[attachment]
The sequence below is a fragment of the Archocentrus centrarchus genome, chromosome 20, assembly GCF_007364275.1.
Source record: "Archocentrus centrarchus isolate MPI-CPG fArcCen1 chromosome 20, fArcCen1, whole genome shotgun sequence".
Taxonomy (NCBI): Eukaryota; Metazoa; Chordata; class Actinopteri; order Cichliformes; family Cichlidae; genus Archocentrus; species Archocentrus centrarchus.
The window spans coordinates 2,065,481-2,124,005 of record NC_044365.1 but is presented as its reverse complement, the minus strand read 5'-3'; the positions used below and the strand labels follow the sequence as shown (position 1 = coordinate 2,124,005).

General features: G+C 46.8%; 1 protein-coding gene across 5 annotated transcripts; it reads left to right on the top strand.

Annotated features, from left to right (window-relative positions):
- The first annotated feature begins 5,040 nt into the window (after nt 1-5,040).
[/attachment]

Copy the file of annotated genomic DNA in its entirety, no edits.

The sequence below is a fragment of the Archocentrus centrarchus genome, chromosome 20, assembly GCF_007364275.1.
Source record: "Archocentrus centrarchus isolate MPI-CPG fArcCen1 chromosome 20, fArcCen1, whole genome shotgun sequence".
Taxonomy (NCBI): Eukaryota; Metazoa; Chordata; class Actinopteri; order Cichliformes; family Cichlidae; genus Archocentrus; species Archocentrus centrarchus.
The window spans coordinates 2,065,481-2,124,005 of record NC_044365.1 but is presented as its reverse complement, the minus strand read 5'-3'; the positions used below and the strand labels follow the sequence as shown (position 1 = coordinate 2,124,005).

General features: G+C 46.8%; 1 protein-coding gene across 5 annotated transcripts; it reads left to right on the top strand.

Annotated features, from left to right (window-relative positions):
- The first annotated feature begins 5,040 nt into the window (after nt 1-5,040).